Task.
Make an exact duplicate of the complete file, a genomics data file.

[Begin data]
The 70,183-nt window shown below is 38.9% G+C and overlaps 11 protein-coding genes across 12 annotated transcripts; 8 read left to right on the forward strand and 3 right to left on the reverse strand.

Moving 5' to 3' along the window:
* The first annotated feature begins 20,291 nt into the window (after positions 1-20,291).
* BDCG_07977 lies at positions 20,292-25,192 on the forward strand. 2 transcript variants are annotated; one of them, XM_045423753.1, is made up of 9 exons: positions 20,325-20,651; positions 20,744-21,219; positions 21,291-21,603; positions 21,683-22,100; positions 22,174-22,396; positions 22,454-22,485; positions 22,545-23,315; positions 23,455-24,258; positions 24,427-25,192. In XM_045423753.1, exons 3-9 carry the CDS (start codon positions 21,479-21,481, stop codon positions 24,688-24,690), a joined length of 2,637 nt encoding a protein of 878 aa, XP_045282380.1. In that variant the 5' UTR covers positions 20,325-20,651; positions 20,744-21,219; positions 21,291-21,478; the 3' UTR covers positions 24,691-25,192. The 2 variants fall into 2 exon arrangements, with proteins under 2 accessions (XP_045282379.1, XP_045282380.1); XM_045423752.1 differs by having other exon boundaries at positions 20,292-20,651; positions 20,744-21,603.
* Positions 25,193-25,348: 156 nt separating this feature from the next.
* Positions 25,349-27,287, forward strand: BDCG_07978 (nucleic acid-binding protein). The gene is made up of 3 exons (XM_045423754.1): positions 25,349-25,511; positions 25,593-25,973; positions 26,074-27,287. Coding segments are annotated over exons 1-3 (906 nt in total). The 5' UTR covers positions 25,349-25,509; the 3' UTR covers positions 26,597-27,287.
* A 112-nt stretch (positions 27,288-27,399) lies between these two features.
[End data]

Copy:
The 70,183-nt window shown below is 38.9% G+C and overlaps 11 protein-coding genes across 12 annotated transcripts; 8 read left to right on the forward strand and 3 right to left on the reverse strand.

Moving 5' to 3' along the window:
* The first annotated feature begins 20,291 nt into the window (after positions 1-20,291).
* BDCG_07977 lies at positions 20,292-25,192 on the forward strand. 2 transcript variants are annotated; one of them, XM_045423753.1, is made up of 9 exons: positions 20,325-20,651; positions 20,744-21,219; positions 21,291-21,603; positions 21,683-22,100; positions 22,174-22,396; positions 22,454-22,485; positions 22,545-23,315; positions 23,455-24,258; positions 24,427-25,192. In XM_045423753.1, exons 3-9 carry the CDS (start codon positions 21,479-21,481, stop codon positions 24,688-24,690), a joined length of 2,637 nt encoding a protein of 878 aa, XP_045282380.1. In that variant the 5' UTR covers positions 20,325-20,651; positions 20,744-21,219; positions 21,291-21,478; the 3' UTR covers positions 24,691-25,192. The 2 variants fall into 2 exon arrangements, with proteins under 2 accessions (XP_045282379.1, XP_045282380.1); XM_045423752.1 differs by having other exon boundaries at positions 20,292-20,651; positions 20,744-21,603.
* Positions 25,193-25,348: 156 nt separating this feature from the next.
* Positions 25,349-27,287, forward strand: BDCG_07978 (nucleic acid-binding protein). The gene is made up of 3 exons (XM_045423754.1): positions 25,349-25,511; positions 25,593-25,973; positions 26,074-27,287. Coding segments are annotated over exons 1-3 (906 nt in total). The 5' UTR covers positions 25,349-25,509; the 3' UTR covers positions 26,597-27,287.
* A 112-nt stretch (positions 27,288-27,399) lies between these two features.